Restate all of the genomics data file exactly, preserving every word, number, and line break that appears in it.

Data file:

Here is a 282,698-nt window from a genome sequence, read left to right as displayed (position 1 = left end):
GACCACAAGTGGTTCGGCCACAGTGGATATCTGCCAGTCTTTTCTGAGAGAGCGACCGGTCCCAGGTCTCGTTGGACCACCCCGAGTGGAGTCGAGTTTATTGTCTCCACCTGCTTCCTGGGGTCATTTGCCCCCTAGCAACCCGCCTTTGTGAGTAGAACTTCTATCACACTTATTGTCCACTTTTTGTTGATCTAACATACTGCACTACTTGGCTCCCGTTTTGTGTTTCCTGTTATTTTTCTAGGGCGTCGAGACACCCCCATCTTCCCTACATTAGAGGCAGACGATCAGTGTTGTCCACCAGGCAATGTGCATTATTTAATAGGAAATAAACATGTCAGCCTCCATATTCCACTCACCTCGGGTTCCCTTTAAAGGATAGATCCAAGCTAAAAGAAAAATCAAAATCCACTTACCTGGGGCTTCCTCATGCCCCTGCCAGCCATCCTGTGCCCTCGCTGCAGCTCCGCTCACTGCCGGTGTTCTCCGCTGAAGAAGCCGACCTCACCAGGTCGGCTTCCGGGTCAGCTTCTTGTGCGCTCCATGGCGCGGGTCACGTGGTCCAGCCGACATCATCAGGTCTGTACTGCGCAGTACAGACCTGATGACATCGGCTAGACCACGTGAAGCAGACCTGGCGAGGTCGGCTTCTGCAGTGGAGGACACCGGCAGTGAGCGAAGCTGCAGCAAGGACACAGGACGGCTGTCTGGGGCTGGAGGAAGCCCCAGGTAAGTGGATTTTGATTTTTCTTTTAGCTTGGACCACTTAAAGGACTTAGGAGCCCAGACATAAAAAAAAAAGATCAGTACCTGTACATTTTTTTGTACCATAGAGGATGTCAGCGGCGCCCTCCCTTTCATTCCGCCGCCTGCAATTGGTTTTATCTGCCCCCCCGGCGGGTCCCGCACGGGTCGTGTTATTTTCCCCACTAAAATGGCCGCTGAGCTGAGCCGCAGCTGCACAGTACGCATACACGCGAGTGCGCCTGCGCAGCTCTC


Here is a 282,698-nt window from a genome sequence, read left to right as displayed (position 1 = left end):
GACCACAAGTGGTTCGGCCACAGTGGATATCTGCCAGTCTTTTCTGAGAGAGCGACCGGTCCCAGGTCTCGTTGGACCACCCCGAGTGGAGTCGAGTTTATTGTCTCCACCTGCTTCCTGGGGTCATTTGCCCCCTAGCAACCCGCCTTTGTGAGTAGAACTTCTATCACACTTATTGTCCACTTTTTGTTGATCTAACATACTGCACTACTTGGCTCCCGTTTTGTGTTTCCTGTTATTTTTCTAGGGCGTCGAGACACCCCCATCTTCCCTACATTAGAGGCAGACGATCAGTGTTGTCCACCAGGCAATGTGCATTATTTAATAGGAAATAAACATGTCAGCCTCCATATTCCACTCACCTCGGGTTCCCTTTAAAGGATAGATCCAAGCTAAAAGAAAAATCAAAATCCACTTACCTGGGGCTTCCTCATGCCCCTGCCAGCCATCCTGTGCCCTCGCTGCAGCTCCGCTCACTGCCGGTGTTCTCCGCTGAAGAAGCCGACCTCACCAGGTCGGCTTCCGGGTCAGCTTCTTGTGCGCTCCATGGCGCGGGTCACGTGGTCCAGCCGACATCATCAGGTCTGTACTGCGCAGTACAGACCTGATGACATCGGCTAGACCACGTGAAGCAGACCTGGCGAGGTCGGCTTCTGCAGTGGAGGACACCGGCAGTGAGCGAAGCTGCAGCAAGGACACAGGACGGCTGTCTGGGGCTGGAGGAAGCCCCAGGTAAGTGGATTTTGATTTTTCTTTTAGCTTGGACCACTTAAAGGACTTAGGAGCCCAGACATAAAAAAAAAAGATCAGTACCTGTACATTTTTTTGTACCATAGAGGATGTCAGCGGCGCCCTCCCTTTCATTCCGCCGCCTGCAATTGGTTTTATCTGCCCCCCCGGCGGGTCCCGCACGGGTCGTGTTATTTTCCCCACTAAAATGGCCGCTGAGCTGAGCCGCAGCTGCACAGTACGCATACACGCGAGTGCGCCTGCGCAGCTCTC